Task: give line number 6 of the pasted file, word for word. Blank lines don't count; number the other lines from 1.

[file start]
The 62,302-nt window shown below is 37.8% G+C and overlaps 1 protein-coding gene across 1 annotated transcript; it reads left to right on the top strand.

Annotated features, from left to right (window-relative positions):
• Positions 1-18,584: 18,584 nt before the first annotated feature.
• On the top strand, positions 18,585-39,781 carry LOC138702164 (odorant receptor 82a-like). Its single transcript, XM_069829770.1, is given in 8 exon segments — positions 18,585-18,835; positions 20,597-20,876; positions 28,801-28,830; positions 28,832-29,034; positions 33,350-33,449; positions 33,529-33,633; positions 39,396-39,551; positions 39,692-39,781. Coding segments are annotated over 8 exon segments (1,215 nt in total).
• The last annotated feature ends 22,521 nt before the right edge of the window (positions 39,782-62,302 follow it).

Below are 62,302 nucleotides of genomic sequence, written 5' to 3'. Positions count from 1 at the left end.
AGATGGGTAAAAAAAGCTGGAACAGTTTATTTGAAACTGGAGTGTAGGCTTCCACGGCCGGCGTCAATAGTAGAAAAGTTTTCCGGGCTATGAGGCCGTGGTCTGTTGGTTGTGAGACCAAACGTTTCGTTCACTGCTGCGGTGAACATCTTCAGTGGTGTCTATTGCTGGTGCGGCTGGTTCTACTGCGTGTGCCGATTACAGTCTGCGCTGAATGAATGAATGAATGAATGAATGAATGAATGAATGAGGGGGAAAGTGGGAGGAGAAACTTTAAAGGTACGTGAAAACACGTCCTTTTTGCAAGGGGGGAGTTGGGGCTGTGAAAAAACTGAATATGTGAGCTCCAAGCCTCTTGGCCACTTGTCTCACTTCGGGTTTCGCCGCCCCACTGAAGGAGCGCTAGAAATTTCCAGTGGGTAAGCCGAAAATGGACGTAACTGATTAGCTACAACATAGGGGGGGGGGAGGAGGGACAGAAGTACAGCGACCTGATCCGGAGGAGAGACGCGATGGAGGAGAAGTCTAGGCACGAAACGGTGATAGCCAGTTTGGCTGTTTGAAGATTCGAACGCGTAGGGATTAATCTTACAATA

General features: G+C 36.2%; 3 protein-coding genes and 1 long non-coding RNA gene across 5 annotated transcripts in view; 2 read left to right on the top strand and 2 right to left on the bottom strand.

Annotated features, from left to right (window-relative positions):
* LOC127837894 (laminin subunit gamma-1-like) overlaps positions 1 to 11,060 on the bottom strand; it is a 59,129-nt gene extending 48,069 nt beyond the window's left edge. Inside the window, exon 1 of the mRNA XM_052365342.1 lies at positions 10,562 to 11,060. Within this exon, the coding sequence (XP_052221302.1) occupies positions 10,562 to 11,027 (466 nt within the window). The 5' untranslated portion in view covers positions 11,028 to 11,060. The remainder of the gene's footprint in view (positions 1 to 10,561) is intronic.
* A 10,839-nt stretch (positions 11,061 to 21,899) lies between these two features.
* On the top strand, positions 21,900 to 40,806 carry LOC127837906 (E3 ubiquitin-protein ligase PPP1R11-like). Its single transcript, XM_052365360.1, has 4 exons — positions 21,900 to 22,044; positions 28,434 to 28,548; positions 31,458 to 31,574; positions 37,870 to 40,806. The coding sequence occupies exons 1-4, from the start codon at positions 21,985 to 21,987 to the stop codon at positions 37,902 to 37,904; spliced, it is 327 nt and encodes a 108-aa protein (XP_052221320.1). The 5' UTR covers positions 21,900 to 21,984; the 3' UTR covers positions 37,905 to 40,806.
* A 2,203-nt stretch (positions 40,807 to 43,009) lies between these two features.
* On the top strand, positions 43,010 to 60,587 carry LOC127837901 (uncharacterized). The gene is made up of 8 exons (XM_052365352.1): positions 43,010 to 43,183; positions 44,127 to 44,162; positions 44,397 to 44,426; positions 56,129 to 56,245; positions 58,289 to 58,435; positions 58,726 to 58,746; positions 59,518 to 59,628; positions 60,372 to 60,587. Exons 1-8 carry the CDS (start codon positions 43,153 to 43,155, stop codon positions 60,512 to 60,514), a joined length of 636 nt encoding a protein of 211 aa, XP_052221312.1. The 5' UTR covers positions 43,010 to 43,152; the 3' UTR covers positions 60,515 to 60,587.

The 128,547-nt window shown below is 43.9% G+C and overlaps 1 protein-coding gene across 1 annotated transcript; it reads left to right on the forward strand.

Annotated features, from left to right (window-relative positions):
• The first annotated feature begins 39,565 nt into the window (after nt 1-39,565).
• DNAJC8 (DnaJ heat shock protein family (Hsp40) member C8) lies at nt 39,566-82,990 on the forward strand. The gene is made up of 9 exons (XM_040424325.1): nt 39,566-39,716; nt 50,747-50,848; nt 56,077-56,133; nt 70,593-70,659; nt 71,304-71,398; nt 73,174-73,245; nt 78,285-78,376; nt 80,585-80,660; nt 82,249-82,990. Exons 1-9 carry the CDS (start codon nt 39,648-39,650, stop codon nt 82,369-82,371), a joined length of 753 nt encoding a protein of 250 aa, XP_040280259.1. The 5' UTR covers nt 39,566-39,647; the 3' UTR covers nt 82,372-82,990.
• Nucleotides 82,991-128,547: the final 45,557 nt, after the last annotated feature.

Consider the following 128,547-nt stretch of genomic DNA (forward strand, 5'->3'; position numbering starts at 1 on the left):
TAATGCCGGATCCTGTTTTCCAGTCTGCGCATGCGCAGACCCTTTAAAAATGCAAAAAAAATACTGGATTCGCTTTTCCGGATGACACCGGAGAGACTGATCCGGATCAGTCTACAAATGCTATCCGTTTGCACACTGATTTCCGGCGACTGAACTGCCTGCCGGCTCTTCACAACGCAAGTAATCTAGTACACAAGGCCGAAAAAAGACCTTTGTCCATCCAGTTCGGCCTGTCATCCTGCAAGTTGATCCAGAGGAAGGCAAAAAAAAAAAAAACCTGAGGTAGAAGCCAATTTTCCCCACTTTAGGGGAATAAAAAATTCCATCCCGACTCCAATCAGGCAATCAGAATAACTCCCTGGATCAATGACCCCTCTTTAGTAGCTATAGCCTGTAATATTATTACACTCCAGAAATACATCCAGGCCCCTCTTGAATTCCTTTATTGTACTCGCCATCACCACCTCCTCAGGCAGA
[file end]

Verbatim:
Below are 62,302 nucleotides of genomic sequence, written 5' to 3'. Positions count from 1 at the left end.